Quotes: Hates the Job, Loves the Limelight
Good evening, my name is Bill Hicks. I've been on the road now doing comedy 12 years, so, uh, bear with me while I plaster on a fake smile and plow through this shit one more time... I'm kinda tired of traveling, kinda tired of doing comedy, kinda tired of staring out at your blank faces looking back at me, wanting me to fill your empty lives with humor you couldn't possibly think of yourselves.
Photographer: Hugh, could you look less — um —
Hugh Grant: Pained?
Hugh Grant: Pained?
The assumption is that thereís a button that, because youíve sat down, there youíre going to be scrutinized like youíre a kiddy fiddler whoís running for mayor. What I have to do in the future is give myself permission to say, ĎThat is more than likely a syphilitic parasite and I need to distance myself from this clown. Otherwise Iím probably gonna put hands on this clown and then thereís a real story!'
It is like being screamed at by thousands of people. I donít know what the experience is throughout history, probably some kind of genocide. I canít think of anything thatís equivalent.
—Jesse Eisenberg on attending Comic Con
I like show, but I don't like the business.
—Gene Wilder on his retirement
I hated myself for my lack of anger. Was there no limit to humiliation that I'd put up with to hold onto a job? No. There was no limit.
—Tom Baker, Who On Earth is Tom Baker?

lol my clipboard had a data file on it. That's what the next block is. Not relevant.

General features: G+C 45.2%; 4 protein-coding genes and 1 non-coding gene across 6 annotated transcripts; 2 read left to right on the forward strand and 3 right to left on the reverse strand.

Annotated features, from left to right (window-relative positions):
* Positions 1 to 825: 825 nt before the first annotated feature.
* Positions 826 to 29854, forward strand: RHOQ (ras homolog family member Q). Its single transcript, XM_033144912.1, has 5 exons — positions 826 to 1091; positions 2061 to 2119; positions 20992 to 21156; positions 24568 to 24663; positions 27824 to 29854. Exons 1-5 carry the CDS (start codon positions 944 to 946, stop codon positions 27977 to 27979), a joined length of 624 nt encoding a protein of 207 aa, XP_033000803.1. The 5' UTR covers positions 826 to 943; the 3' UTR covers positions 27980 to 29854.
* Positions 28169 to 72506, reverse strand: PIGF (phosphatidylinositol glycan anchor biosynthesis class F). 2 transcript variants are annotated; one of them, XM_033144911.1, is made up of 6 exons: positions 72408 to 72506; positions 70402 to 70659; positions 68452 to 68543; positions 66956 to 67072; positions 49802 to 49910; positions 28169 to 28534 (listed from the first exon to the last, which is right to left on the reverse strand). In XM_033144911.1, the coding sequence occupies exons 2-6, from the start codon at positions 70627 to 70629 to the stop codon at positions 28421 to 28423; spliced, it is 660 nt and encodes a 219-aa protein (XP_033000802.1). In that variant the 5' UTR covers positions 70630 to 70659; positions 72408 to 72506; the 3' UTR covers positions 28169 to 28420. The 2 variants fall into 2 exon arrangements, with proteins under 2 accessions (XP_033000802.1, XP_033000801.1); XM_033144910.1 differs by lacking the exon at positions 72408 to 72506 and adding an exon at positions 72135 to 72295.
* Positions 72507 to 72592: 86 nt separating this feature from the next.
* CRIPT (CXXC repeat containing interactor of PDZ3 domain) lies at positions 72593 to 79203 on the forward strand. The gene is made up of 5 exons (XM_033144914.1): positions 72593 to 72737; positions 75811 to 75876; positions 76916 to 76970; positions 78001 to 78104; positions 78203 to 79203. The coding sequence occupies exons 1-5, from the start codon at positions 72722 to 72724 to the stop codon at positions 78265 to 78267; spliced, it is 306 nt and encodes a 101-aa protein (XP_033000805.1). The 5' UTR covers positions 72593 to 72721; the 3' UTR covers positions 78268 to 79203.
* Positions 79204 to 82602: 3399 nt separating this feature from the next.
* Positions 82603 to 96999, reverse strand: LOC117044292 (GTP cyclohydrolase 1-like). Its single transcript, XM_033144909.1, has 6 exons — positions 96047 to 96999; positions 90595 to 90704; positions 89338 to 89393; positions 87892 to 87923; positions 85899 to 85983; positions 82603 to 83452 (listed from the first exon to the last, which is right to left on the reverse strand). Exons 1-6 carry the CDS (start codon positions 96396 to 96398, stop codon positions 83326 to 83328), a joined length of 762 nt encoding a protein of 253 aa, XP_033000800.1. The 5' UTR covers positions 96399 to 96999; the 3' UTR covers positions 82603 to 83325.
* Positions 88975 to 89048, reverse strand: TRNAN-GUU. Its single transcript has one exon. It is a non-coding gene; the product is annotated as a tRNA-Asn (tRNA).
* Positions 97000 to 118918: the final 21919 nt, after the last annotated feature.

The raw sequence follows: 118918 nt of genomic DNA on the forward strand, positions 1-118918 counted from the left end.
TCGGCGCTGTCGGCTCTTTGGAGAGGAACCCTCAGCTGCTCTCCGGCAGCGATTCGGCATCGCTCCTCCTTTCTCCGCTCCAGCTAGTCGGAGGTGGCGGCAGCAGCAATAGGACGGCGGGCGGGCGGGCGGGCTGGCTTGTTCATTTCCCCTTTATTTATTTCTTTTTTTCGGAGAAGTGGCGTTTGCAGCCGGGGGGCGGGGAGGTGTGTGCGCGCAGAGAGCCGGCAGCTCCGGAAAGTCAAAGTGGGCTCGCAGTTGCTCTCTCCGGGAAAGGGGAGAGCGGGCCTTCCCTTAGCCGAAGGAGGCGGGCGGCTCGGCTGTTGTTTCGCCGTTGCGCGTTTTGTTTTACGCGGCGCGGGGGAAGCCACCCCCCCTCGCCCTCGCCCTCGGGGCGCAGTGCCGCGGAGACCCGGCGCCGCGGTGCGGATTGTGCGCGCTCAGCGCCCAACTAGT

Making motion pictures—and God knows it's been said before—is probably the mot boring art form ever devised. For an actor, anyway. You wait while they hang lights, focus cameras, check sound, tape marks on the floor, and you do the same three lines over and over and over again.
—Alan King, Name Dropping
I never really enjoyed acting in the first place. I started when I was 10 and Iíve been doing it for 50 years...Upstairs Downstairs brought me fame and kudos but it didnít pay anything. I think I got £230 an episode and each episode took two weeks to shoot.
I love the process of acting, but not the masochism. No matter how successful you get in Hollywood, you cannot rest. Your new movie doesn't open well; they're looking for the next person to replace you; it's always something. You never have true peace.
Here's a man who has spent years going to great lengths to let you know just what an inconvenience it is for Harrison Ford to be in the movie you're watching. Cowboys and Aliens would have been a bad movie regardless, but Ford made matters worse by sleepwalking through his scenes and treating the publicity for the movie like someone was asking him to build a Malaysian prison.
—Drew Magary, "The 25 Least Influential People of 2011"